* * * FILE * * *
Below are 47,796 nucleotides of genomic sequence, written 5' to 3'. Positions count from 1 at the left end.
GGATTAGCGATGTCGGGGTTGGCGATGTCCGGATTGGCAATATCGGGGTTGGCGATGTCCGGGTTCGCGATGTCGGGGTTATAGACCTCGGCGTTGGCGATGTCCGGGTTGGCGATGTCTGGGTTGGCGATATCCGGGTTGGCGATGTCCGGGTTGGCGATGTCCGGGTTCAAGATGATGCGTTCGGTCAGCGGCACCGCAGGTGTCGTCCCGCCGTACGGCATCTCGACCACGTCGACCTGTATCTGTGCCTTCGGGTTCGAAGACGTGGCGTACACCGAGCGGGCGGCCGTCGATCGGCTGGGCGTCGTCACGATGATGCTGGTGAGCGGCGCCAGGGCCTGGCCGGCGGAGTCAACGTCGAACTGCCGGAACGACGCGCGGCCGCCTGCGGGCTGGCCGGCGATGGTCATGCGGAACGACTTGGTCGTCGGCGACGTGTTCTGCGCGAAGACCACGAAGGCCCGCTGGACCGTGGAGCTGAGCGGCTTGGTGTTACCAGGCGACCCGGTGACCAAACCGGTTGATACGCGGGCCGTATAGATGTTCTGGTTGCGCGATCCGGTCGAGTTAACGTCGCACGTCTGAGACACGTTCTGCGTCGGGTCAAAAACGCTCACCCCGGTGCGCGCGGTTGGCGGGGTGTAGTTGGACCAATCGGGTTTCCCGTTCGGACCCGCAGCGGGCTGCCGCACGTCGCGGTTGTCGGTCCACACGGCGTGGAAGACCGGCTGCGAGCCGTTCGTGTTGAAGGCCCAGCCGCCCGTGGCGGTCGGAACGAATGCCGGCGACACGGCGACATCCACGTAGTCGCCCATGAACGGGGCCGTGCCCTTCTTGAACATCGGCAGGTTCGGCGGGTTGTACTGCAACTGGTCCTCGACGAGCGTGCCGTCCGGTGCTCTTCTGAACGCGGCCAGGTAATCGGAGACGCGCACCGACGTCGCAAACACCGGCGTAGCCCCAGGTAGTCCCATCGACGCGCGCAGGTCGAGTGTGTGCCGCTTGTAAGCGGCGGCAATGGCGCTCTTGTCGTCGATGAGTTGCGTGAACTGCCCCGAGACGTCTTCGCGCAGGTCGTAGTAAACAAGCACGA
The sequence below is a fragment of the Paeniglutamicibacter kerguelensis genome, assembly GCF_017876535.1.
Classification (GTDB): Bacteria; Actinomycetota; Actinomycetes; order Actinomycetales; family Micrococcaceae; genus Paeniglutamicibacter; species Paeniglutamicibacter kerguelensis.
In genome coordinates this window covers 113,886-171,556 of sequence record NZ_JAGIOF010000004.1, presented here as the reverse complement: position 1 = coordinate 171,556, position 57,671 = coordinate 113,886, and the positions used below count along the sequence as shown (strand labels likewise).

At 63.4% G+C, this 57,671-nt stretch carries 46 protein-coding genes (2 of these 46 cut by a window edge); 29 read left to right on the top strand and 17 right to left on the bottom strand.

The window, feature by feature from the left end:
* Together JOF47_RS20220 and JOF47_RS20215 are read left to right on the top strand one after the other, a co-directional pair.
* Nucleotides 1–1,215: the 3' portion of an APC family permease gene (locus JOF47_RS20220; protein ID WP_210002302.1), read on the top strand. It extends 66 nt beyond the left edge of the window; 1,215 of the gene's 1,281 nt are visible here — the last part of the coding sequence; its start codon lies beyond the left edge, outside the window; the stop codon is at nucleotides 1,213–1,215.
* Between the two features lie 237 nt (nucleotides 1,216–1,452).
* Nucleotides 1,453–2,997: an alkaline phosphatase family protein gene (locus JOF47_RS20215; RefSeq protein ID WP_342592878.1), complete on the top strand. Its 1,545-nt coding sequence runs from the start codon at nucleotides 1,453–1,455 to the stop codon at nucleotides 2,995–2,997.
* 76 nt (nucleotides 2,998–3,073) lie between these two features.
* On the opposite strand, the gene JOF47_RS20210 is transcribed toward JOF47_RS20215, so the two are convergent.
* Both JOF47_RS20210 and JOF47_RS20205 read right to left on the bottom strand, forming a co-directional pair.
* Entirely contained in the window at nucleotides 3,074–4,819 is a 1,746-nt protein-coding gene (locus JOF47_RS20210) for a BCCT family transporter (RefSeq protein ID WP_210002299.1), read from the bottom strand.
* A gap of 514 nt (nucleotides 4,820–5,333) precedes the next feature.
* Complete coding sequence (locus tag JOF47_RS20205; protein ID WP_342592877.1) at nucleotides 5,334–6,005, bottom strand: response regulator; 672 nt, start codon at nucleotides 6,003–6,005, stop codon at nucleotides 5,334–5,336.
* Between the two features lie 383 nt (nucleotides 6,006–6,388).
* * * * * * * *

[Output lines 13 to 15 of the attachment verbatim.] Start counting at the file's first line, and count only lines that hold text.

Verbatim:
* On the opposite strand, the gene JOF47_RS20210 is transcribed toward JOF47_RS20215, so the two are convergent.
* Both JOF47_RS20210 and JOF47_RS20205 read right to left on the bottom strand, forming a co-directional pair.
* Entirely contained in the window at nucleotides 3,074–4,819 is a 1,746-nt protein-coding gene (locus JOF47_RS20210) for a BCCT family transporter (RefSeq protein ID WP_210002299.1), read from the bottom strand.